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The Weekend Neos Kosmos : 03 February 2018
18 THE WEEKEND NEOS KOSMOS | SATURDAY 3 FEBRUARY 2018 DIGITAL.NEOSKOSMOS.COM From Frankston to Thessaloniki Capture and escape in 1941Thessaloniki JIM CLAVEN the scene that I would have witnessed 75 years ago. For it was here in 1941 that thousands of Allied prisoners stood, some having arrived by sea and others by train weary after the long journeys from their places of capture across the Greek mainland and Crete. All on their way to the city's German POW camp. Some marched along the road from the railway station R ecently I stood on the Thessaloniki waterfront and contemplated on the western edge of the city, others, like New Zealand Lieutenant Sandy Thomas, had seen the city from the sea, noting the beauty of the city and "snow-capped Olympus" as their ship crossed the sea heading towards the city. They all arrived exhausted. Some could barely stand after five days in the hold of a transport ship. What they saw was a city under occupation. Some record seeing German marines – many barely 18 years old – parading on the waterfront. Before they moved off, some, like Ken Hooper of the 2/6th Battalion, remembered German guards trying to identify and separate prisoners of Jewish background. Some were then driven from the waterfront, but most were forced to march and others had to run. Under the watch of German machine gun posts at each intersection, the prisoners had to march or run along the waterfront in front of local residents who had been forced to come to witness the arrival of the Allied prisoners - many in a poor state from weeks in transit camps, starving from the insufficient food provided and others still recovering from battle injuries. Many soldiers recount how civilians were beaten by German guards for smiling or waving to the passing prisoners. Private Don Watt of the 2/7th Battalion witnessed a woman being shot for trying to give food to the starving prisoners, another described a brutal assault of a group of nuns for the same ‘offence’. The prisoners made their way along the waterfront in the direction of Thessaloniki's White Tower and to the A place for a memorial plaque? The entrance to Thessaloniki’s War Museum, the former POW camp. PHOTO: JIM CLAVEN temporary prison camp – designated Dulag 183 – the Germans had erected on the grounds of a condemned former Greek Army barracks. It was my privilege to walk this very route and tour the site of the former camp accompanied by the director of the Army Museum Colonel Panagiotis Tziridis. In 1941 as the first Australian soldiers marched into the camp they were confronted by a dismal sight: a number of dilapidated barracks, some wooden and others brick. Condemned by the Greek authorities, the buildings dated from the Ottoman era, when the barracks were originally erected – one prisoner thought they must have been built in the Crimean War "if not before." Each barracks had two "toilets" for its 250 prisoners – holes cut in the concrete floor dropping to open drains below. Barbed wire and machine gun posts surrounded the camp. The brutality of the guards meant prisoners were shot at random as they walked in the camp. The camp operated from May until November 1941, receiving Allied prisoners brought north on their way to Germany. From 300 in May, the camp’s population reached 12,000. Some were there for no more than two days, most for a few weeks and others months. Prisoners lay on the floors without bedding in the unheated barracks, the crowded accommodation ensuring the rapid spread of vermin and disease. The barracks were infested with lice, fleas, and bedbugs. Mosquitoes and swarms of flies and rats bedevilled the prisoners. One prisoner recounted being awoken by the screams of another being bitten by a rat! Added to the unhealthy environment, the prisoners endured poor and insufficient food, often described as the worst that they had experienced. Apart from hard biscuits, mouldy bread and German mint tea, they were fed a pint of watery lentil soup, occasionally flavoured by a bone, some horseflesh or lard. One prisoner found a cow's eye in his soup. Those on work details cleaning the prison stables would supplement their diet with horse fodder. The diet was estimated to be half that provided to German prisoners in England, and Australian medical officer Leslie Le Soufe concluded it had been designed to weaken the prisoners’ will to resist. One of the many inmates who The former POW camp barracks today. PHOTO: JIM CLAVEN Thessaloniki Railway Station - where many of the Allied prisoners arrived – and where Skip went for help, postcard c. 1917.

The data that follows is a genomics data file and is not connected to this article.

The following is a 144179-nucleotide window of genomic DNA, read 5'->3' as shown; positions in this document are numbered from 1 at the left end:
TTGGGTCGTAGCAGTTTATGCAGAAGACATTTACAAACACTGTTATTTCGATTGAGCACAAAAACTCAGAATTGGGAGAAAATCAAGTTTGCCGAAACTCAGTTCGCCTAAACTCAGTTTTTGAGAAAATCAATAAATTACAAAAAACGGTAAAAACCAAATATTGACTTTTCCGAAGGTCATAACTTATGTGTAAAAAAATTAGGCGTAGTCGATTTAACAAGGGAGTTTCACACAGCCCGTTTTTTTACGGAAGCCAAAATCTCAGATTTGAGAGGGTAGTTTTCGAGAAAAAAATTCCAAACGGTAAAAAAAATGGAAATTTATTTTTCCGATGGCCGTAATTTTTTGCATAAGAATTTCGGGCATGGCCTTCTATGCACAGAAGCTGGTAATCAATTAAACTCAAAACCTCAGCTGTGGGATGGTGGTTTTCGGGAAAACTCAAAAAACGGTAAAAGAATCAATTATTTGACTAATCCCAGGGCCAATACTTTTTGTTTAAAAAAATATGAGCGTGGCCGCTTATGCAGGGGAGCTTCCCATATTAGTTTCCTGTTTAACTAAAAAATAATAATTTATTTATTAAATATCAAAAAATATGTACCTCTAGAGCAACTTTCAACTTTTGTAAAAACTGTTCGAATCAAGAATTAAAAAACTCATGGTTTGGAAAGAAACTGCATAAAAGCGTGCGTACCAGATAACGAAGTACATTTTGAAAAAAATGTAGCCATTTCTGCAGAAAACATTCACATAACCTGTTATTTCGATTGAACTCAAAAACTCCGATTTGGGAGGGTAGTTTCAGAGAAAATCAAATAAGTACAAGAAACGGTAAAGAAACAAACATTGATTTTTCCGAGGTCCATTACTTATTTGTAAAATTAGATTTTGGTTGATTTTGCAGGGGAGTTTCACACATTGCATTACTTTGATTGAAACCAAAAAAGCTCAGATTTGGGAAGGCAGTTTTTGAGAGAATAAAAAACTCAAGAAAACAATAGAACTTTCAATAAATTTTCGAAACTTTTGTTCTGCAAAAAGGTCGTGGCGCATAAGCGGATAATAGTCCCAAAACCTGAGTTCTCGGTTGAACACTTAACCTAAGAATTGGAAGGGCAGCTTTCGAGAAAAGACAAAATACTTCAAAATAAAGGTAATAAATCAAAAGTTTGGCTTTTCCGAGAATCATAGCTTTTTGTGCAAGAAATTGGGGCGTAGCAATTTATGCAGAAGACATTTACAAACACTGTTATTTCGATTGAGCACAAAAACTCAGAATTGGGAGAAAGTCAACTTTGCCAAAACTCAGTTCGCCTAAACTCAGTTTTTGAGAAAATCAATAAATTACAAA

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10 February 2018